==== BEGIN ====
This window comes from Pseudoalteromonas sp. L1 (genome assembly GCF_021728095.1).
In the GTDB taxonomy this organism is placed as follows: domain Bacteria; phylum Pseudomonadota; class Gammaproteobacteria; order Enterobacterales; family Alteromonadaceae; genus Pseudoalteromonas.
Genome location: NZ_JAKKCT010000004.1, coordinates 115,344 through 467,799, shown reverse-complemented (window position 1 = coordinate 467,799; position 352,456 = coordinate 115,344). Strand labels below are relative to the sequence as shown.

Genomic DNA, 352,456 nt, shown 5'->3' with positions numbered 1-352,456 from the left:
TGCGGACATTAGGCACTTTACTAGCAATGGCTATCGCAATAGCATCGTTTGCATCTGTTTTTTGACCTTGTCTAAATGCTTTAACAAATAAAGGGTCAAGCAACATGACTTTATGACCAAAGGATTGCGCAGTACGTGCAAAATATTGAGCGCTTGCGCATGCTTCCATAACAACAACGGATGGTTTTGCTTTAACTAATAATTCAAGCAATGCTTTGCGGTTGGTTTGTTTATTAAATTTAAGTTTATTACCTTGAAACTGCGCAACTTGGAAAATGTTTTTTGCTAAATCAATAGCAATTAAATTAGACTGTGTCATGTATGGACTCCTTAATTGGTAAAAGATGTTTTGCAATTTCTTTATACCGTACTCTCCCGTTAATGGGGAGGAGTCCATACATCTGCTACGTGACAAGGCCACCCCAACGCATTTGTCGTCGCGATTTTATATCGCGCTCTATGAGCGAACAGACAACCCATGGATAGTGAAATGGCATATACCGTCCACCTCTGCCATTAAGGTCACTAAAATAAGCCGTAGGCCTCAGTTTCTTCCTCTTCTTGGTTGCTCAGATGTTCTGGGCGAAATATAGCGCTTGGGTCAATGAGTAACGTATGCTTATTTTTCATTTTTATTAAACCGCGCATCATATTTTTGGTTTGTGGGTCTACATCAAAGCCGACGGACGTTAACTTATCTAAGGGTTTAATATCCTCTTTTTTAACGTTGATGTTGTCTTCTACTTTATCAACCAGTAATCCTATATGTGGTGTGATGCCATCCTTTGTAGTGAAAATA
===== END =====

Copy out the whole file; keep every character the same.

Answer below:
This window comes from Pseudoalteromonas sp. L1 (genome assembly GCF_021728095.1).
In the GTDB taxonomy this organism is placed as follows: domain Bacteria; phylum Pseudomonadota; class Gammaproteobacteria; order Enterobacterales; family Alteromonadaceae; genus Pseudoalteromonas.
Genome location: NZ_JAKKCT010000004.1, coordinates 115,344 through 467,799, shown reverse-complemented (window position 1 = coordinate 467,799; position 352,456 = coordinate 115,344). Strand labels below are relative to the sequence as shown.

Genomic DNA, 352,456 nt, shown 5'->3' with positions numbered 1-352,456 from the left:
TGCGGACATTAGGCACTTTACTAGCAATGGCTATCGCAATAGCATCGTTTGCATCTGTTTTTTGACCTTGTCTAAATGCTTTAACAAATAAAGGGTCAAGCAACATGACTTTATGACCAAAGGATTGCGCAGTACGTGCAAAATATTGAGCGCTTGCGCATGCTTCCATAACAACAACGGATGGTTTTGCTTTAACTAATAATTCAAGCAATGCTTTGCGGTTGGTTTGTTTATTAAATTTAAGTTTATTACCTTGAAACTGCGCAACTTGGAAAATGTTTTTTGCTAAATCAATAGCAATTAAATTAGACTGTGTCATGTATGGACTCCTTAATTGGTAAAAGATGTTTTGCAATTTCTTTATACCGTACTCTCCCGTTAATGGGGAGGAGTCCATACATCTGCTACGTGACAAGGCCACCCCAACGCATTTGTCGTCGCGATTTTATATCGCGCTCTATGAGCGAACAGACAACCCATGGATAGTGAAATGGCATATACCGTCCACCTCTGCCATTAAGGTCACTAAAATAAGCCGTAGGCCTCAGTTTCTTCCTCTTCTTGGTTGCTCAGATGTTCTGGGCGAAATATAGCGCTTGGGTCAATGAGTAACGTATGCTTATTTTTCATTTTTATTAAACCGCGCATCATATTTTTGGTTTGTGGGTCTACATCAAAGCCGACGGACGTTAACTTATCTAAGGGTTTAATATCCTCTTTTTTAACGTTGATGTTGTCTTCTACTTTATCAACCAGTAATCCTATATGTGGTGTGATGCCATCCTTTGTAGTGAAAATA